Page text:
Community talks concerns over new Waikoloa Village solar project

  • Sam Ley (left) and Rob Cooper of AES provide a presentation on a proposed solar project outside Waikoloa Village Tuesday night. (Max Dible/West Hawaii Today)

KAILUA-KONA — Representatives of AES Distributed Energy convened the first public meeting Tuesday night on a proposed solar-plus-storage project planned for an area roughly two miles southeast of Waikoloa Village.

Around 20 attendees took their seats a little after 5:30 p.m. at the Waikoloa Village Association Community Room, inquiring about aspects of the potential new solar venture including storm water runoff, wildfire precautions and a decommissioning process that’s decades down the road.

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“It’s not the answer to everything,” Kohala Councilman Tim Richards said of the solar project. “But we need power.”

Richards elaborated on all the potential Hawaii holds for renewable energy — solar, wind, geothermal, hydroelectric — and mentioned ongoing research happening across the island and the state on new technologies.

“But we actually have to do it,” he said. “Not just talk about it.”

However, Tuesday was the time for talk.

Project background

The Waikoloa project is one of two for which AES Distributed Energy, a subsidiary of The AES Corporation, submitted the winning bid. The other is located in central Maui. The solar ventures are part of a statewide initiative across Hawaii Island, Maui and Oahu billed by the Hawaiian Electric Companies as the largest addition of renewable energy in state history.

Such energy initiatives are particularly needed on Hawaii Island following the loss of the Puna Geothermal Venture. Before the recent Kilauea eruption engulfed the site, the Big Island led the state in renewable energy production at 57 percent. After the lava settled, renewable energy accounted for between 25-30 percent of the island’s utility sales.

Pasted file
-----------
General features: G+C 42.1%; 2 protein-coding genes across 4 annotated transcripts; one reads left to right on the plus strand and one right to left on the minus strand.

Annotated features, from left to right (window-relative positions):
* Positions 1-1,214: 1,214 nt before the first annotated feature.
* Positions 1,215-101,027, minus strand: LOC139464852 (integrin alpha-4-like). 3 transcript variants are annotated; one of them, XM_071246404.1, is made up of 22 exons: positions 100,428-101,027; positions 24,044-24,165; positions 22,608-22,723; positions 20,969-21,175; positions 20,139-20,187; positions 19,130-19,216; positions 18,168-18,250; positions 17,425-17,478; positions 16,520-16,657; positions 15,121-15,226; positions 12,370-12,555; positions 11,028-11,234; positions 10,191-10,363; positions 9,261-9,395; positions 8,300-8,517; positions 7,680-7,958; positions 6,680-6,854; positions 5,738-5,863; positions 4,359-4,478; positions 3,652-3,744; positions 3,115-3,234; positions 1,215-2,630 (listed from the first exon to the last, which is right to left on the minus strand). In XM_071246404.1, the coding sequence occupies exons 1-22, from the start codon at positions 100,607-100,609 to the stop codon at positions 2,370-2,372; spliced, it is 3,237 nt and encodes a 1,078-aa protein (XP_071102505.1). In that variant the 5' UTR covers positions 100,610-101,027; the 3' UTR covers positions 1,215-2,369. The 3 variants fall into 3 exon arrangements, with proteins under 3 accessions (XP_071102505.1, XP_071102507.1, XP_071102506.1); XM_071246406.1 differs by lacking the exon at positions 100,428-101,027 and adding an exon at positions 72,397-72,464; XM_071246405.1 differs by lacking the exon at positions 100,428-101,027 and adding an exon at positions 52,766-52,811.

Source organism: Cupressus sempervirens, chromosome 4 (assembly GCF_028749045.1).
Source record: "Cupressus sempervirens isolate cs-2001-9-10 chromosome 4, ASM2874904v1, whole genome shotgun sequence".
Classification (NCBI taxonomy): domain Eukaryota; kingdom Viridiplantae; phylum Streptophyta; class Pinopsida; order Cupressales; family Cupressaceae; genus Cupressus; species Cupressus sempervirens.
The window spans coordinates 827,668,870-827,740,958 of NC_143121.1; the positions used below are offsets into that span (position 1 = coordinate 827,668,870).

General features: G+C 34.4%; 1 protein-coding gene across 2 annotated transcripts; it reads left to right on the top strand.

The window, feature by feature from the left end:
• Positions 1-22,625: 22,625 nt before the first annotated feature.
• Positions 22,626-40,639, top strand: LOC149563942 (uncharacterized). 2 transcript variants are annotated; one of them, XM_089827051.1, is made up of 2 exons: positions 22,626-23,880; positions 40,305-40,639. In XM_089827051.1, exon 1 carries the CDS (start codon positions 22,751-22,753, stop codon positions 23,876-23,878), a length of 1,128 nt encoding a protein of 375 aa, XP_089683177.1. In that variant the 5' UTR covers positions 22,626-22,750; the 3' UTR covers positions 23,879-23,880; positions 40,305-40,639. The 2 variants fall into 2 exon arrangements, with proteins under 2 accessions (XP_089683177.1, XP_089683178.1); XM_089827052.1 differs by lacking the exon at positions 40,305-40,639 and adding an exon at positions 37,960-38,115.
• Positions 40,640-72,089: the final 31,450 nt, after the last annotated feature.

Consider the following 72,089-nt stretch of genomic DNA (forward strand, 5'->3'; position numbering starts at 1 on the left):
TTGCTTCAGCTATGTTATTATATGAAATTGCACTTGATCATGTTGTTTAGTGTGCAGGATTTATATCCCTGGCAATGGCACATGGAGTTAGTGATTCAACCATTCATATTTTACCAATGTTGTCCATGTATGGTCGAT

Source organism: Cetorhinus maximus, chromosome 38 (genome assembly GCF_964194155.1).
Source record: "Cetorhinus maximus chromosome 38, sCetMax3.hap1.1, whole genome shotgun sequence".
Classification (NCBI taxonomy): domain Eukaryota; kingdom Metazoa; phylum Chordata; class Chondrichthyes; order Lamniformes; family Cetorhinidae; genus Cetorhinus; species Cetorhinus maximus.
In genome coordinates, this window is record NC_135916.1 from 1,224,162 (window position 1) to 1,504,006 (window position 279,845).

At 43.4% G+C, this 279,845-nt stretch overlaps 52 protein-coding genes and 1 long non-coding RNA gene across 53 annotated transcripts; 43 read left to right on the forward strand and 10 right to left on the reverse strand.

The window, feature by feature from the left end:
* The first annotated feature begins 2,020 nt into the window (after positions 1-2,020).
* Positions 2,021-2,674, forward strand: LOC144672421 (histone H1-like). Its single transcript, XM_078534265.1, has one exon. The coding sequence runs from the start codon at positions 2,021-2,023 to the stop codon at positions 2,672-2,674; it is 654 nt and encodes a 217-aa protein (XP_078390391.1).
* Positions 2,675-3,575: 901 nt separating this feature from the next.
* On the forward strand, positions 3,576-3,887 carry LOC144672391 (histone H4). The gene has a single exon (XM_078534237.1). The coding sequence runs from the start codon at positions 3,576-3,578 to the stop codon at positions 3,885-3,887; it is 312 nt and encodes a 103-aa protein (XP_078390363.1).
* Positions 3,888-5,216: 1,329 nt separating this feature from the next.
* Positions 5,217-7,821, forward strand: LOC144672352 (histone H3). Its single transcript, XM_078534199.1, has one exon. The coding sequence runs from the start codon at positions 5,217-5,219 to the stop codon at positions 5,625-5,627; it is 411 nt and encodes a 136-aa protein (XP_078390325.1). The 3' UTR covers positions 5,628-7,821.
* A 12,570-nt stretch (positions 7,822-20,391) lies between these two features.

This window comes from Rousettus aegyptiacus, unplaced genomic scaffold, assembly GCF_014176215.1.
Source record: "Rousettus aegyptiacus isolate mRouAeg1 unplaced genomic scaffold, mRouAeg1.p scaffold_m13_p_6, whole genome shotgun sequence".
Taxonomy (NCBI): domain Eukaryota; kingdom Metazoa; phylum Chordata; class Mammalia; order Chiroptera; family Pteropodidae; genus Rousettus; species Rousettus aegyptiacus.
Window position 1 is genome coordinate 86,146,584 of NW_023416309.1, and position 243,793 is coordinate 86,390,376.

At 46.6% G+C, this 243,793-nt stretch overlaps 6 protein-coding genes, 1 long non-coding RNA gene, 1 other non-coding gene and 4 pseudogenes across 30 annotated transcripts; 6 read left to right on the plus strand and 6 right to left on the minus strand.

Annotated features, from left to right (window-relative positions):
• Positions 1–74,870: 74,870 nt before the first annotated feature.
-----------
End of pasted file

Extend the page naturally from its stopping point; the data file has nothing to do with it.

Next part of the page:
The state has set a goal to rely entirely on renewable energy sources by the year 2045.

Beyond its new ventures, AES is also engaged in two solar-plus-storage projects on Kauai, one of which is slated for completion by year’s end.

There remains much work to be done before ground can break south of Waikoloa Village, but if all goes well, AES expects construction of the Hawaii Island project to begin in 2020 and for the site to be operational between 2021-22.

AES is planning for 115 solar panels on a single-axis tracking system that will rotate as the sun moves across the sky for the most efficient energy capture, along with a battery energy storage system comprised of 48 batteries that mimic the look of shipping containers. The equipment may span up to 250 acres.

Rob Cooper, head of business development for AES, said the site was chosen for several reasons, the access to sunlight primary among them. It is also devoid of high-grade soil, isn’t located directly adjacent to any homes or planned developments and an existing Hawaii Electric Light Co. (HELCO) transmission line runs directly through it.